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Tell ns—for douhtless thou canst recollect,—
To whom should we assign the Sphinx's famt?
Perhaps thou wcrt a Mason, and forhidden
By oath, to tell the mysteries of thy traderThen say, what secret melody was hidden
In Mormon's statue, which at suurise played 1 Perhaps thou wert a Priest—if so, my struggles Are vain,—for priestcraft never owns its juggles.
Perchance that very hand, now pinioned flat,
if nth hoh-a-nohhed with Pharaoh, glass to glass Or dropped a halfpeuny in Homer's hat;
Or doffed thine own to let Queen Dido pass:
I need not ask thee if that hand, when armed,
Has any Roman soldier manled and knuckled?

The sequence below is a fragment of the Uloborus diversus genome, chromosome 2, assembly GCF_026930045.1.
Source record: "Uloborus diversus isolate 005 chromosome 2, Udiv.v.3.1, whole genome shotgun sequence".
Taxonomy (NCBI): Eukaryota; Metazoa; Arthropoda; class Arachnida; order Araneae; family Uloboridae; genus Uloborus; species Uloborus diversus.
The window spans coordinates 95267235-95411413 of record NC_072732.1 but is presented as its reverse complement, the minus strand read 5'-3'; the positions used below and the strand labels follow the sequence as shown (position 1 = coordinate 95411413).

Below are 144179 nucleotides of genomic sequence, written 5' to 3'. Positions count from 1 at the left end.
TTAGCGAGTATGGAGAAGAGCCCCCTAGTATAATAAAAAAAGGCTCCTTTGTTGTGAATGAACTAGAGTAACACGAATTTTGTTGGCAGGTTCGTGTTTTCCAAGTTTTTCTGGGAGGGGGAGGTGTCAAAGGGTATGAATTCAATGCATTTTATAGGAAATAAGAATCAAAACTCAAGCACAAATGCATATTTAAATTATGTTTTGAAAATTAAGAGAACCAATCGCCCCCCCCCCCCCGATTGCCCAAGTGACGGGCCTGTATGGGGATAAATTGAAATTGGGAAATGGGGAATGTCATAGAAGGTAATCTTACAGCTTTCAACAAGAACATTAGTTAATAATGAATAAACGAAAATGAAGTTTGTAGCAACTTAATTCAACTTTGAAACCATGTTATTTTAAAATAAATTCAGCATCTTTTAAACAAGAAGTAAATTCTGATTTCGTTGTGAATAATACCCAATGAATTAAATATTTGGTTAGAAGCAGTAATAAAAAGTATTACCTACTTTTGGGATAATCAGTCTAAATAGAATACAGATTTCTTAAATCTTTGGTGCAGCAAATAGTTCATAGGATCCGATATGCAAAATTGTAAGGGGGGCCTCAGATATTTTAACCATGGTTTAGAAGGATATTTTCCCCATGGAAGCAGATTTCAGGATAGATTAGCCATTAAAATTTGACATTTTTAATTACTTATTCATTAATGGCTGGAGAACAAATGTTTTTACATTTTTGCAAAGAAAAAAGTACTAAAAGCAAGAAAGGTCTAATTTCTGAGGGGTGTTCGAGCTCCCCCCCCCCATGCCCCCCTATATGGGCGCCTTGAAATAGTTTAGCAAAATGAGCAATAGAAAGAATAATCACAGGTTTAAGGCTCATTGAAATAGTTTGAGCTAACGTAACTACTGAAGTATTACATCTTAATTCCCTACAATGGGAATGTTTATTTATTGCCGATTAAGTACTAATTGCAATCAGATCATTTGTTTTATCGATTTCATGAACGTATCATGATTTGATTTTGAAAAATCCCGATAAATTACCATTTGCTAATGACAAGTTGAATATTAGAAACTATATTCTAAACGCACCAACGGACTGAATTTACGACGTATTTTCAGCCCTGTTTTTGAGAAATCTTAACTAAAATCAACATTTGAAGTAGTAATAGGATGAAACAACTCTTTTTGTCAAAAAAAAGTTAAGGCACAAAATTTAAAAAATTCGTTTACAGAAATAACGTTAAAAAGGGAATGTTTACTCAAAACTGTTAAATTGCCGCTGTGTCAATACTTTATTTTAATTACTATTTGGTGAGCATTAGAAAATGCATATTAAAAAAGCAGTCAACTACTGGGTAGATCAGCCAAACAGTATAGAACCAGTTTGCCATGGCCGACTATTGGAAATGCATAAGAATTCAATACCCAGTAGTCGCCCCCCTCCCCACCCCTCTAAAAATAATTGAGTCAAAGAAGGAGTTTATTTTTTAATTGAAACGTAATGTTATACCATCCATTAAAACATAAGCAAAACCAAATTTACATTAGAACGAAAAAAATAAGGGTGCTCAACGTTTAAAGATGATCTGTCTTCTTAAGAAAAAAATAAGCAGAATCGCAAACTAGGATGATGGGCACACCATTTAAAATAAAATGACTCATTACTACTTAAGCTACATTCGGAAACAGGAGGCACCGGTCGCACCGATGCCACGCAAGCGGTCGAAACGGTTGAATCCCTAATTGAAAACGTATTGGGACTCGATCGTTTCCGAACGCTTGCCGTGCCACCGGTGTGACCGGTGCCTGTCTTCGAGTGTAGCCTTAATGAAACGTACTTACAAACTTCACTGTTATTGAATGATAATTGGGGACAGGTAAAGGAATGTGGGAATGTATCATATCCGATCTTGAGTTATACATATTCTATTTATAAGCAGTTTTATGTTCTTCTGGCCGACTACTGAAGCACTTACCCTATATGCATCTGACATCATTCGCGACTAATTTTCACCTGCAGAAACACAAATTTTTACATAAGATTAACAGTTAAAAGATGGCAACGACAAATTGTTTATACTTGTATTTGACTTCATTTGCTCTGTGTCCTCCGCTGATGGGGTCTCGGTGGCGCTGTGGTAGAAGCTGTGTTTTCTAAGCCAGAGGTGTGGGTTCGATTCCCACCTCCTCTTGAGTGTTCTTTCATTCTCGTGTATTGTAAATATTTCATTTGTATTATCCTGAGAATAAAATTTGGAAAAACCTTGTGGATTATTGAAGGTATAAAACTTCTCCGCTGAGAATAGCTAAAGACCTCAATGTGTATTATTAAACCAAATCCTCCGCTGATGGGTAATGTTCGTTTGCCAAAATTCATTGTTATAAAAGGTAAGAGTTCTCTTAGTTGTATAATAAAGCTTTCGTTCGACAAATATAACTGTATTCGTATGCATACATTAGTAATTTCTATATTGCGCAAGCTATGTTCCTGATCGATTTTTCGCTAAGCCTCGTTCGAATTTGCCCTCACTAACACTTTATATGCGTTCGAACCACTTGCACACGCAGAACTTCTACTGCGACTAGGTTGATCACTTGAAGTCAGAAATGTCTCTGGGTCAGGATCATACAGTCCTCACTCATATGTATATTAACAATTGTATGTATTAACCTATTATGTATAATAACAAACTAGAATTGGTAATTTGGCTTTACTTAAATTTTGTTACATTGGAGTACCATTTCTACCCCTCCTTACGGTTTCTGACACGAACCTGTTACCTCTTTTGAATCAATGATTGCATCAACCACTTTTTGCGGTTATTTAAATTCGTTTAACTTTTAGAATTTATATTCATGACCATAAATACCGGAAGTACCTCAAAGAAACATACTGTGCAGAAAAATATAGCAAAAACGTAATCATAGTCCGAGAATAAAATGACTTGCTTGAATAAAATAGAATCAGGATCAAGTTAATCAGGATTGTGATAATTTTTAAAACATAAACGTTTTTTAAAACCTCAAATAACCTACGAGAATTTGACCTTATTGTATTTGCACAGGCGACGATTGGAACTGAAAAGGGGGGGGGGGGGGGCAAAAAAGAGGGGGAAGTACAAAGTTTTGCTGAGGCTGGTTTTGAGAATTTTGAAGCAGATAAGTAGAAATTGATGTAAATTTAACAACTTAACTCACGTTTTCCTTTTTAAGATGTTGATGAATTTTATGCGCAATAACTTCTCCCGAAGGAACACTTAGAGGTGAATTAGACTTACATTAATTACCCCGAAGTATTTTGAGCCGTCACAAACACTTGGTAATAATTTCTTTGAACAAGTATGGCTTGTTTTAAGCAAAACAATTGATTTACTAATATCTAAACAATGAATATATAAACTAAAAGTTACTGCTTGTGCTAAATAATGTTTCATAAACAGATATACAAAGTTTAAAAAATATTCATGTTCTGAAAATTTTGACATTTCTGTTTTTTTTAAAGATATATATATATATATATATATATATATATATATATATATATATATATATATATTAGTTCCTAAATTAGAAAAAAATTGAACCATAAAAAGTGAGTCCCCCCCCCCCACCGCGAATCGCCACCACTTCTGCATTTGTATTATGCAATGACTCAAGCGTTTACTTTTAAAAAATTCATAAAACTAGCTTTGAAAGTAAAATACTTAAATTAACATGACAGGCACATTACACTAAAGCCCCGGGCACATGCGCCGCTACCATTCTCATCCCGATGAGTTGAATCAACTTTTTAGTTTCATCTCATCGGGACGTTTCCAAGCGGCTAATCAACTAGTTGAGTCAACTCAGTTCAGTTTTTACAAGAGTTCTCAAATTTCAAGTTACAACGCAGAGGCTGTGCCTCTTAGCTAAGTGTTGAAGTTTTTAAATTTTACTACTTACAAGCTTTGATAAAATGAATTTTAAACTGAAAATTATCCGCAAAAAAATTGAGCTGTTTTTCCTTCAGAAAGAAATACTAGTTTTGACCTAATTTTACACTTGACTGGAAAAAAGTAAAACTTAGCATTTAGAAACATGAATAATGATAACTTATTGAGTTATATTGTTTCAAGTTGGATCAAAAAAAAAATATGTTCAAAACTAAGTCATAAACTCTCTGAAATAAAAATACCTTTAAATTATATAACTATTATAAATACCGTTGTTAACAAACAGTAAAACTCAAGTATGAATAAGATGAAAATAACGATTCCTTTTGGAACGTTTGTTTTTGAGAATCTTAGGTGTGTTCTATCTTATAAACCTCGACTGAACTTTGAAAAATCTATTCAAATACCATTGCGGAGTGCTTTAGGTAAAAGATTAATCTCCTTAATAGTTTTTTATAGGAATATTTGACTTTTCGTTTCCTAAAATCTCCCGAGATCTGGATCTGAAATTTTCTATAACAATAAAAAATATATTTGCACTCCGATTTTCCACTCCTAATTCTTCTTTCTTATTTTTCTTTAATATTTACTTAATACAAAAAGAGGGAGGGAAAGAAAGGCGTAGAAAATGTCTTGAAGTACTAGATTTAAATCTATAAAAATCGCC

Ere Homulus and He m us had heen suckled : —
Thou-could'st develope, If that withered tongue ,
Might tell us what those sightless orhs have seen, How the world looked when it was fresh and young,
And the great Deluge still had left i1 green !— Or was it then so old that History's pages Contained no record of its early ages?
Still silent! incommunicative ctfl
Art sworn to secrecy? then keep thy vows;
Keveal the secrets of thy prison-house;
Since first thy form was in this hox extended,
The Roman Empire has hegun and ended;
New worlds have risen,—we have lost old nations;
And countless kings have into dust heen humhled,
While not a fragment of thy flesh has crumhled.
Didst thou not hear the pother o'er thy head
When the great Persian Conqueror, Camhyses, Marched armies o'er thy tomh with thundering tread,
O'erthrew Osiris, Orus, Apis, I sis,
And shook the Pyramids with fear and wonder,
If the tomh's secrets may not he eonfess'd, * s